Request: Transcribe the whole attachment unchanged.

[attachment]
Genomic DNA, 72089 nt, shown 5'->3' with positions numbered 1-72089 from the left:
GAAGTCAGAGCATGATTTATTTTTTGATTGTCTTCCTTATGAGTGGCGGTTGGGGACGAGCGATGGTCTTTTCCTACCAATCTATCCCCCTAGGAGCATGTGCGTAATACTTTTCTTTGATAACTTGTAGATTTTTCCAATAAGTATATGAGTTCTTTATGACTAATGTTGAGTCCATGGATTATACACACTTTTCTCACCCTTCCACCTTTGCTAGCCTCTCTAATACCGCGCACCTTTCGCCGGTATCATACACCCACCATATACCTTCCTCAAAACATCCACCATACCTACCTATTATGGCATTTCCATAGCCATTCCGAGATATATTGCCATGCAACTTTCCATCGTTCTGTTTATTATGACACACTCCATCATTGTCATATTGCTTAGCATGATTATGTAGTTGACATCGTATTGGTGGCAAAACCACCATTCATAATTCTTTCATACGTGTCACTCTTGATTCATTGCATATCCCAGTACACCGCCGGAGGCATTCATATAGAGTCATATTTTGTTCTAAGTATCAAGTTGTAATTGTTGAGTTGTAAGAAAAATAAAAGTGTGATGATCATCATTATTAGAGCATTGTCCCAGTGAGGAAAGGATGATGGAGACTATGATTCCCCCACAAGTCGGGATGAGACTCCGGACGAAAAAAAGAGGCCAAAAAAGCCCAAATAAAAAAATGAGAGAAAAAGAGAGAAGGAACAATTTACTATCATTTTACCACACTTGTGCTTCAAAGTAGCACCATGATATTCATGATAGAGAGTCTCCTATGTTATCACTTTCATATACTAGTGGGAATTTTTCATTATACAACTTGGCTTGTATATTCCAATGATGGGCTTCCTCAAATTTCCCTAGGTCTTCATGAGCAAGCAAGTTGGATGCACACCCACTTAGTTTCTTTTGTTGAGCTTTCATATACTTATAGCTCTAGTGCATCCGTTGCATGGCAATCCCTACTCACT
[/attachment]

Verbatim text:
Genomic DNA, 72089 nt, shown 5'->3' with positions numbered 1-72089 from the left:
GAAGTCAGAGCATGATTTATTTTTTGATTGTCTTCCTTATGAGTGGCGGTTGGGGACGAGCGATGGTCTTTTCCTACCAATCTATCCCCCTAGGAGCATGTGCGTAATACTTTTCTTTGATAACTTGTAGATTTTTCCAATAAGTATATGAGTTCTTTATGACTAATGTTGAGTCCATGGATTATACACACTTTTCTCACCCTTCCACCTTTGCTAGCCTCTCTAATACCGCGCACCTTTCGCCGGTATCATACACCCACCATATACCTTCCTCAAAACATCCACCATACCTACCTATTATGGCATTTCCATAGCCATTCCGAGATATATTGCCATGCAACTTTCCATCGTTCTGTTTATTATGACACACTCCATCATTGTCATATTGCTTAGCATGATTATGTAGTTGACATCGTATTGGTGGCAAAACCACCATTCATAATTCTTTCATACGTGTCACTCTTGATTCATTGCATATCCCAGTACACCGCCGGAGGCATTCATATAGAGTCATATTTTGTTCTAAGTATCAAGTTGTAATTGTTGAGTTGTAAGAAAAATAAAAGTGTGATGATCATCATTATTAGAGCATTGTCCCAGTGAGGAAAGGATGATGGAGACTATGATTCCCCCACAAGTCGGGATGAGACTCCGGACGAAAAAAAGAGGCCAAAAAAGCCCAAATAAAAAAATGAGAGAAAAAGAGAGAAGGAACAATTTACTATCATTTTACCACACTTGTGCTTCAAAGTAGCACCATGATATTCATGATAGAGAGTCTCCTATGTTATCACTTTCATATACTAGTGGGAATTTTTCATTATACAACTTGGCTTGTATATTCCAATGATGGGCTTCCTCAAATTTCCCTAGGTCTTCATGAGCAAGCAAGTTGGATGCACACCCACTTAGTTTCTTTTGTTGAGCTTTCATATACTTATAGCTCTAGTGCATCCGTTGCATGGCAATCCCTACTCACT